Voting is underway for the November 2022 election
Date Posted: 10/26/2022 | Author: Monty Exter
Educator Voting Day is Thursday, Oct. 27, 2022. Here are some fun facts and helpful tools to get you motivated, educated, and out to the polls. Three days into early voting, what do we know? Texas has more registered voters than ever, and despite the weather, we had a strong first day of early voting. Haven’t voted yet? There is still time to do your homework and head to the polls. Find out how ATPE and our partners can help you make the most of your vote.
At 17.7 million voters, Texas has 1.9 million more registered voters than during the last gubernatorial race four years ago. The surge in voter registration means that one in five of our state’s voters has never cast a ballot in Texas prior to 2014. The vast majority of the growth has occurred in the state’s largest counties: Harris, Tarrant, Bexar, Collin, and Travis, four of which went for Biden over Trump in the last presidential election. This raft of relatively new voters adds significant complexity to the art of predicting the outcome of the election.
First-day turnout did not match the intensity of first-day turnout in the 2018 gubernatorial election, but neither did the weather. Despite significant bouts of rain across the state, more than 600,000 Texans still made it to the polls on day one. Trying to predict election results based on past voter history may be even less reliable than predicting the weather, but for those who like to read the tea leaves, here they are. First day voters with solidly Democratic voting history outnumbered those with solidly Republican voting history. However, folks with any Republican voting history outnumbered Democrats with any voting history. For the purposes of this post, solid voting history equals voters who have voted three or more times in one party’s primary without voting in the other party’s primary. There are many reasons why primary history, especially a scant history, may not predict how someone will vote in any particular race in the general election.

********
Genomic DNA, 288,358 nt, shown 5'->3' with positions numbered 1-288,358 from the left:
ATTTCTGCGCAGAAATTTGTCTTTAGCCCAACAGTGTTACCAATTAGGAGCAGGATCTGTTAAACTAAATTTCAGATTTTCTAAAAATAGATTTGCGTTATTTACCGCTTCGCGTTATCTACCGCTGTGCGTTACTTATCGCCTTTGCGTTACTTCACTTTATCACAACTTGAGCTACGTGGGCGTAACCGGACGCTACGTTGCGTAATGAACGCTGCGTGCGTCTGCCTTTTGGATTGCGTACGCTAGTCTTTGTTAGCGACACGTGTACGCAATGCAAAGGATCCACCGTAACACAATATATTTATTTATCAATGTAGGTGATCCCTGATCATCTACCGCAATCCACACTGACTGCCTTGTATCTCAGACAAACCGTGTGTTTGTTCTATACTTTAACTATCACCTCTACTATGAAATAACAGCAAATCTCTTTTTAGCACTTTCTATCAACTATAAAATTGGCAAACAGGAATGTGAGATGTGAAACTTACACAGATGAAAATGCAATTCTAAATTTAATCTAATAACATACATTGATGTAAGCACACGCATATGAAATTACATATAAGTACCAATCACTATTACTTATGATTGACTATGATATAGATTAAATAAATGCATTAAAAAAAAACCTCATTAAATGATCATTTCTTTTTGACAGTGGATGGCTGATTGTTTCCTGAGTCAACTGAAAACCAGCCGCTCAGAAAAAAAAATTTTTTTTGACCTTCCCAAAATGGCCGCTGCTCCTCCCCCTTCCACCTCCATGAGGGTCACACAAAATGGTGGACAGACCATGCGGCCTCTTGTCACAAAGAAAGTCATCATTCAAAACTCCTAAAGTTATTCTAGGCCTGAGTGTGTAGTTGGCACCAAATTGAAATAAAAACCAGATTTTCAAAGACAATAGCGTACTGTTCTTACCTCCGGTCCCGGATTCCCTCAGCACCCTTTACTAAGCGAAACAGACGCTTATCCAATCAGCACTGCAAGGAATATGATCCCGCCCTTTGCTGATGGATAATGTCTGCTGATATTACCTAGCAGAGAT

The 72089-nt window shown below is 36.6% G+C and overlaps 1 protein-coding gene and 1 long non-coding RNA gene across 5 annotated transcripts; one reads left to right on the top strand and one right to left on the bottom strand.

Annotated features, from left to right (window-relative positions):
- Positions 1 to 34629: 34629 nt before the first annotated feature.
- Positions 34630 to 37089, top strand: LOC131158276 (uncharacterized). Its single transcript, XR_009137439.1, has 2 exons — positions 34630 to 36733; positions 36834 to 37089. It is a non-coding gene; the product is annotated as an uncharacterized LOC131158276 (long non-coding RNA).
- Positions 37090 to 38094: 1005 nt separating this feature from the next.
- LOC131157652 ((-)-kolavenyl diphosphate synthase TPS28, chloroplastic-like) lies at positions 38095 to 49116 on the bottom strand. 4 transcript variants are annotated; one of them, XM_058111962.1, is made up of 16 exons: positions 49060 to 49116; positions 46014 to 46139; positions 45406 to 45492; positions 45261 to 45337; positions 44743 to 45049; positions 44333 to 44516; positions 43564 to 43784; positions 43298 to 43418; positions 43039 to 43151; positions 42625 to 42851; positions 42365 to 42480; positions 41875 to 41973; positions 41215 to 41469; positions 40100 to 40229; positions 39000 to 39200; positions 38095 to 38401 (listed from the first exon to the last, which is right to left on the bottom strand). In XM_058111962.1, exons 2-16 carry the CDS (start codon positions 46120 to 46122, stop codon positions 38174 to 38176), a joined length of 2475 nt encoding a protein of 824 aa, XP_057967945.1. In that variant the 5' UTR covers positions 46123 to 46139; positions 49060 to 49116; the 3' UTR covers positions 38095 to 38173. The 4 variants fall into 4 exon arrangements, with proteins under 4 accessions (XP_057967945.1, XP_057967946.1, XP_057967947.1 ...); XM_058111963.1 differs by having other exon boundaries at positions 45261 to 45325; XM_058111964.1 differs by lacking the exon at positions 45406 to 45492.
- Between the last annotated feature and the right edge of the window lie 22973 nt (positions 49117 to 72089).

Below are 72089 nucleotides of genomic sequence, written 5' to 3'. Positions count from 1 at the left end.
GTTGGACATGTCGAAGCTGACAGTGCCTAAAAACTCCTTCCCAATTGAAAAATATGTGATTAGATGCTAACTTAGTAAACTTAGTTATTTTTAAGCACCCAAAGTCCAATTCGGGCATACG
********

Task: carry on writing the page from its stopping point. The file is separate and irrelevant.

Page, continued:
If you were one of the first voters to already cast your ballot this election, thank you! If you haven’t voted yet, ATPE and our partners have tools to help you understand the candidates' positions on public education and simplify your pre-ballot prep work to make voting easy. Start by visiting our Candidates page right here on Teach the Vote. Enter your address and the site will pull up the profiles for your state Senate, House, and State Board of Education (SBOE) candidates, in addition to the candidates for governor, lieutenant governor, and attorney general. The candidate profiles include information such as pro- and anti- public education endorsements, endorsements from major newspapers, incumbent legislators’ voting records on education bills, responses to the ATPE candidate survey, and links to candidate-related blog posts on Teach the Vote.
After you learn how candidates in your district stack up on public education policy issues, hop over to the League of Women Voters’ nonpartisan website, Vote411.org, and build your sample ballot. Print it out or write it down — state law prohibits cell phone use insides a polling location – and head to the polls. You can also find polling places on Vote411 or at VoteTexas.gov. Also make sure you’re aware of the voter ID requirements and what you’ll need to take with you when you vote.
If you are eligible and plan to vote by mail, remember to submit your application by 8 p.m. Friday, Oct. 28.
Early voting continues through the rest of this week and next, with the last chance for early voting on Friday, Nov. 4. Educator Voting Day is Thursday, October 27, when we encourage educators to go to the polls and spread the word to their colleagues about the importance of voting. You can also find election resources geared toward educators on TexasEducatorsVote.com.
Share what you know about Educator Voting Day and the resources in this post and make your teacher voices heard at the polls!
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